Appeal from No. A-92756; Workmen's Compensation Appeal Board.
Patricia A. Toland, with her, Robin W. Fisher, Philadelphia, for petitioners.
No appearance for respondents.
Craig and Palladino, JJ., and Barbieri, Senior Judge. This decision was reached prior to the resignation of MacPhail, J.
Wills Eye Hospital (Employer) petitions for review of the order of the Workmen's Compensation Appeal Board
(Board) which granted the claim petition of Henry Dewaele (Claimant).*fn1 We affirm.
Claimant was employed as an electrician on Employer's maintenance crew. On March 26, 1985, while on a morning break in Employer's cafeteria, Claimant became involved in a verbal dispute with co-workers, one of whom struck Claimant over the head with an iron pipe. The referee awarded Claimant benefits for temporary total disability for the period from March 26, 1985 through April 15, 1985, plus fifteen weeks of benefits for a disfiguring scar on Claimant's forehead pursuant to Section 306(c)(22) of The Pennsylvania Workmen's Compensation Act (Act), Act of June 2, 1915, P.L. 736, as amended, 77 P.S. § 513(22). The Board affirmed. Employer argues that Claimant is not entitled to benefits because Claimant's injuries resulted from the act of a third person who intended to injure Claimant for reasons personal to himself and not because Claimant was an employee or because of his employment. See Repco Products Corp. v. Workmen's Compensation Appeal (Habecker), 32 Pa. Commonwealth Ct. 554, 379 A.2d 1089 (1977).
On March 26, 1985, Claimant and a number of his co-workers from the maintenance crew were sitting at tables in Employer's cafeteria taking their morning break. Claimant overheard a conversation between two co-workers discussing the death of a United States soldier who had recently been killed in East Germany. (R.R. 14a, 26a). One of the co-workers remarked that the soldier had been a communist and a spy and had gotten what he deserved. (R.R. 27a). Claimant had previously served thirty years in the United States military before taking his present job and had served in the military with the deceased soldier for over ten years. The soldier was a friend of Claimant's family. (R.R. 15a). Claimant became upset, confronted the co-worker, and told him not to talk like that. The break then ended and as the employees were walking back to their shop, Claimant heard the other co-worker in the conversation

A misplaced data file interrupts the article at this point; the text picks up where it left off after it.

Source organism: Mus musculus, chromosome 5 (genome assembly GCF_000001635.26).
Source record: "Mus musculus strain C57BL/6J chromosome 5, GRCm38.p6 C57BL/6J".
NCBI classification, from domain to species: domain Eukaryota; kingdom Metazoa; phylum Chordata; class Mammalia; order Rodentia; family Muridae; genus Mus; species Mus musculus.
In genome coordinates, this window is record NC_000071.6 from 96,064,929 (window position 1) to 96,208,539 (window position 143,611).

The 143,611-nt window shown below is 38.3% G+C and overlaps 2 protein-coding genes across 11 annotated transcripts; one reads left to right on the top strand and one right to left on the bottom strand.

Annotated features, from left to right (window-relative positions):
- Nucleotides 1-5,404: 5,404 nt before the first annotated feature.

laughing from behind his back. Claimant testified that he told this co-worker not to be laughing at this situation. (R.R. 16a). This co-worker then ran into the shop and returned with an iron pipe with which he struck Claimant. (R.R. 17a, 35a).
In affirming the referee, the Board noted that assuming the testimony of the Claimant is exclusively believed, as is the referee's prerogative, the fight was not so thoroughly unrelated to work as to be excluded pursuant to Section 301(c)(1) of the Act, 77 P.S. § 411(1). We agree. The fact that the assault occurred on Employer's premises creates a presumption that Claimant is covered by the Act, and Employer's burden to rebut this presumption is a heavy one. Cleland Simpson Co. v. Workmen's Compensation Appeal Board (McLaughlin), 16 Pa. Commonwealth Ct. 566, 332 A.2d 862 (1975). In Cleland we noted that the burden of proving the intention to injure another employee for reasons personal to the assailant rests with the employer. Assaults which are not purely motivated by personal animosity, or that arise out of a work-related dispute, or even out of horseplay, have been held compensable. General Electric Co. v. Workmen's Compensation Appeal Board (Williams), 50 Pa. Commonwealth Ct. 45, 412 A.2d 196 (1980). The referee accepted the ...